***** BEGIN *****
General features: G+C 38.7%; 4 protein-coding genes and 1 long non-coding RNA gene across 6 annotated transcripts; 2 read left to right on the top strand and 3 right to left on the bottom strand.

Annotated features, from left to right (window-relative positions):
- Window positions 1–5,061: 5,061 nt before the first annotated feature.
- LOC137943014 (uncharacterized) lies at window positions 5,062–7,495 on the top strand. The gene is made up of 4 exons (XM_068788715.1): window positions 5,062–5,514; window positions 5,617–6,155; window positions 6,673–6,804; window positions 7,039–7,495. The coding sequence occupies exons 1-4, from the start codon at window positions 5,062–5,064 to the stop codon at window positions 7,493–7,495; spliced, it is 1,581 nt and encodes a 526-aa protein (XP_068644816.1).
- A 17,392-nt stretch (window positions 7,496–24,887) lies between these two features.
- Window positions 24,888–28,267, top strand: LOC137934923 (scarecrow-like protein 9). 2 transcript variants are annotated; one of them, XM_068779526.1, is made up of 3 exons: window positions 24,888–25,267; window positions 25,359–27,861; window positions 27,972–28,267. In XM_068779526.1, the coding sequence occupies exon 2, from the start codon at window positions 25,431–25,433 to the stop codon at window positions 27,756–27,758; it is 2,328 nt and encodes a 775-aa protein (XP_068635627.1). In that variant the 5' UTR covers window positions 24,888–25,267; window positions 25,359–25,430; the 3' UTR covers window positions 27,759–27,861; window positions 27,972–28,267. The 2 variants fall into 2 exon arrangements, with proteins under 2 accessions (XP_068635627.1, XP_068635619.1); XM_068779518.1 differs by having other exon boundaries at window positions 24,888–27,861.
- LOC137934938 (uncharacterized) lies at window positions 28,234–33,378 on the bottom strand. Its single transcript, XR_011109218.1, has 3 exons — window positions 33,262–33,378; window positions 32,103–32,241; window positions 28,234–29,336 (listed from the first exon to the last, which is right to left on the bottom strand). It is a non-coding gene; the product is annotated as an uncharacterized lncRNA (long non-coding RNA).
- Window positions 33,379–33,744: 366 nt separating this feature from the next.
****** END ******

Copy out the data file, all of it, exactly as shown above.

General features: G+C 38.7%; 4 protein-coding genes and 1 long non-coding RNA gene across 6 annotated transcripts; 2 read left to right on the top strand and 3 right to left on the bottom strand.

Annotated features, from left to right (window-relative positions):
- Window positions 1–5,061: 5,061 nt before the first annotated feature.
- LOC137943014 (uncharacterized) lies at window positions 5,062–7,495 on the top strand. The gene is made up of 4 exons (XM_068788715.1): window positions 5,062–5,514; window positions 5,617–6,155; window positions 6,673–6,804; window positions 7,039–7,495. The coding sequence occupies exons 1-4, from the start codon at window positions 5,062–5,064 to the stop codon at window positions 7,493–7,495; spliced, it is 1,581 nt and encodes a 526-aa protein (XP_068644816.1).
- A 17,392-nt stretch (window positions 7,496–24,887) lies between these two features.
- Window positions 24,888–28,267, top strand: LOC137934923 (scarecrow-like protein 9). 2 transcript variants are annotated; one of them, XM_068779526.1, is made up of 3 exons: window positions 24,888–25,267; window positions 25,359–27,861; window positions 27,972–28,267. In XM_068779526.1, the coding sequence occupies exon 2, from the start codon at window positions 25,431–25,433 to the stop codon at window positions 27,756–27,758; it is 2,328 nt and encodes a 775-aa protein (XP_068635627.1). In that variant the 5' UTR covers window positions 24,888–25,267; window positions 25,359–25,430; the 3' UTR covers window positions 27,759–27,861; window positions 27,972–28,267. The 2 variants fall into 2 exon arrangements, with proteins under 2 accessions (XP_068635627.1, XP_068635619.1); XM_068779518.1 differs by having other exon boundaries at window positions 24,888–27,861.
- LOC137934938 (uncharacterized) lies at window positions 28,234–33,378 on the bottom strand. Its single transcript, XR_011109218.1, has 3 exons — window positions 33,262–33,378; window positions 32,103–32,241; window positions 28,234–29,336 (listed from the first exon to the last, which is right to left on the bottom strand). It is a non-coding gene; the product is annotated as an uncharacterized lncRNA (long non-coding RNA).
- Window positions 33,379–33,744: 366 nt separating this feature from the next.